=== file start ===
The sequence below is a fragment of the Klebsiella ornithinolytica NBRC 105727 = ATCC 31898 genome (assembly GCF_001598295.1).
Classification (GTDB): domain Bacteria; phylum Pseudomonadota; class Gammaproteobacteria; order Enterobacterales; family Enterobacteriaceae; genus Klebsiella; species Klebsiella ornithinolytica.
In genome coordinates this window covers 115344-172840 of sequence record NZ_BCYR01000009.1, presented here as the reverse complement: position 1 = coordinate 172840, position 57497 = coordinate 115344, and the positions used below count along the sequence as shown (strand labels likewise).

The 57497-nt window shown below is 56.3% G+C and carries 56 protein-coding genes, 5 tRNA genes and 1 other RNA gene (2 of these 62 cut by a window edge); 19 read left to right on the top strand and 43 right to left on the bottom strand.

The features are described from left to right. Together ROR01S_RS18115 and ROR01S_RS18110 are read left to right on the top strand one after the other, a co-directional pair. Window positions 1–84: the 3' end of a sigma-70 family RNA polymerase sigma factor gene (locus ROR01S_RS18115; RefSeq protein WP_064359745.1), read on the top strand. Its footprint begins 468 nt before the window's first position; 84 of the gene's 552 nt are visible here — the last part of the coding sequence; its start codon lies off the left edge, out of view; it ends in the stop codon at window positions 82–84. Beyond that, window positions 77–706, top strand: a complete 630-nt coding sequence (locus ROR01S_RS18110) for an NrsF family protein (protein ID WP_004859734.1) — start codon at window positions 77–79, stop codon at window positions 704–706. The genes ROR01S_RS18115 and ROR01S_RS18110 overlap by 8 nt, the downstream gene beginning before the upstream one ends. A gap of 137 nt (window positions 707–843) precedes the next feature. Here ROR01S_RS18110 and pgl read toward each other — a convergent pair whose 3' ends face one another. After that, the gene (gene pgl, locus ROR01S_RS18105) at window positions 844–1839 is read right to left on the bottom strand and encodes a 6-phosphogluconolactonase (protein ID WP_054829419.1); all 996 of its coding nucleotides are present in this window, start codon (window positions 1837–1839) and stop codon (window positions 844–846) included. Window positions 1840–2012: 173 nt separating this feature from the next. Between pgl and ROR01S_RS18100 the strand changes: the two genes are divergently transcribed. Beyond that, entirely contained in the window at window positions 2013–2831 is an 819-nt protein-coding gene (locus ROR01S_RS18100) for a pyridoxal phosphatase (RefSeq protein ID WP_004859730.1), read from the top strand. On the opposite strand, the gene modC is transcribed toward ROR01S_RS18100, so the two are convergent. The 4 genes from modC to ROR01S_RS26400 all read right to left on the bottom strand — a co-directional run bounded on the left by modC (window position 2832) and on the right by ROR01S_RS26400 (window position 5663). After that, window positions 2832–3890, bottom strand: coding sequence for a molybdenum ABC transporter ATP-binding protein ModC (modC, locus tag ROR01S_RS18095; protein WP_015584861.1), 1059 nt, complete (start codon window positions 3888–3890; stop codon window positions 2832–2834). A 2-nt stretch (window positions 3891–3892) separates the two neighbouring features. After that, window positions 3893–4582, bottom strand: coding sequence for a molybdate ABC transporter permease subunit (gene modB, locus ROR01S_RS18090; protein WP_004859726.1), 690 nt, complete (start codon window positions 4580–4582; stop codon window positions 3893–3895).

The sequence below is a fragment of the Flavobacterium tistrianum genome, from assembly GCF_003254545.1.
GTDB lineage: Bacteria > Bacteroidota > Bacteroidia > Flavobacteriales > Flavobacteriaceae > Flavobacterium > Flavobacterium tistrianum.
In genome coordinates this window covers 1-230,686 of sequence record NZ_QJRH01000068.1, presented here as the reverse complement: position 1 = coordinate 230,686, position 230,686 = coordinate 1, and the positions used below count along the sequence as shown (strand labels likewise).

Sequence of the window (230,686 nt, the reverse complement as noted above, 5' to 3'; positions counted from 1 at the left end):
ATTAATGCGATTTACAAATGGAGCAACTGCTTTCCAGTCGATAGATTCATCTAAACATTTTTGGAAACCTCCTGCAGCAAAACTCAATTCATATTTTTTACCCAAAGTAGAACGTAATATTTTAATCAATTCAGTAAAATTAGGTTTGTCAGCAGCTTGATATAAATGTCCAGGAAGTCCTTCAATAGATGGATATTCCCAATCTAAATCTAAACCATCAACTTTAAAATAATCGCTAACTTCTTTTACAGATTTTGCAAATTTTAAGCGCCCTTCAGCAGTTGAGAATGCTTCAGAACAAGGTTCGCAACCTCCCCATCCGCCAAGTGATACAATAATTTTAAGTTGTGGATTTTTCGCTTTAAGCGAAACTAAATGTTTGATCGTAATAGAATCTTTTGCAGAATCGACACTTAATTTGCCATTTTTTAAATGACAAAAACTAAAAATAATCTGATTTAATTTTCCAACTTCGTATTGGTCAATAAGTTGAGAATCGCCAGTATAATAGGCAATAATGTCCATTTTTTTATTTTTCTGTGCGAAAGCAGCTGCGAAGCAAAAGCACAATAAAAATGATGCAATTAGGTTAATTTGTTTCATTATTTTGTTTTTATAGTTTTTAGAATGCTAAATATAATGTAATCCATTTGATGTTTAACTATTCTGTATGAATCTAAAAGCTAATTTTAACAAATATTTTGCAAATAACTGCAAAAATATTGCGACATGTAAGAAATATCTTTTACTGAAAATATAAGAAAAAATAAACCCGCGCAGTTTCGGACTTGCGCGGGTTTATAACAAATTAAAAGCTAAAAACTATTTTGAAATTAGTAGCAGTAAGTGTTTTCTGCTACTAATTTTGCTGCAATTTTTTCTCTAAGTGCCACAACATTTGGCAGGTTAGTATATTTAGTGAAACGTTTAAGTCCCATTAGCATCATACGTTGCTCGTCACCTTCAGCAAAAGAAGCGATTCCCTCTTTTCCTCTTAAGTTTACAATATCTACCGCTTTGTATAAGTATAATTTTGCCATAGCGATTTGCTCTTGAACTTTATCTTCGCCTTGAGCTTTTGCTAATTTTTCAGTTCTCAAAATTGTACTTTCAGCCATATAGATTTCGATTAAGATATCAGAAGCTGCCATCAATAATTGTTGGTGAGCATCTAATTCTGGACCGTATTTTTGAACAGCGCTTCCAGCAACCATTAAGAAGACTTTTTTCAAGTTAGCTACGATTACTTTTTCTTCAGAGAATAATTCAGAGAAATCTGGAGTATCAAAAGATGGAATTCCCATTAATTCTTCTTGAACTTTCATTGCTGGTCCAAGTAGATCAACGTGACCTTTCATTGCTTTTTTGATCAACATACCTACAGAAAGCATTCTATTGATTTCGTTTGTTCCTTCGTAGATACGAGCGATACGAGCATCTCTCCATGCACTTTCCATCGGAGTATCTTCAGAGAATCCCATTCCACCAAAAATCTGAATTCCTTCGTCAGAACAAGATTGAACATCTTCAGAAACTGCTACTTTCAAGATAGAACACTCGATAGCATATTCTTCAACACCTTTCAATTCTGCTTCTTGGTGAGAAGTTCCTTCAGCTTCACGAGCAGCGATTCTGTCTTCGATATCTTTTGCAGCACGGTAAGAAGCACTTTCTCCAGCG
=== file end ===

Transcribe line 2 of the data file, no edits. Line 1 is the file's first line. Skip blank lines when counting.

Classification (GTDB): domain Bacteria; phylum Pseudomonadota; class Gammaproteobacteria; order Enterobacterales; family Enterobacteriaceae; genus Klebsiella; species Klebsiella ornithinolytica.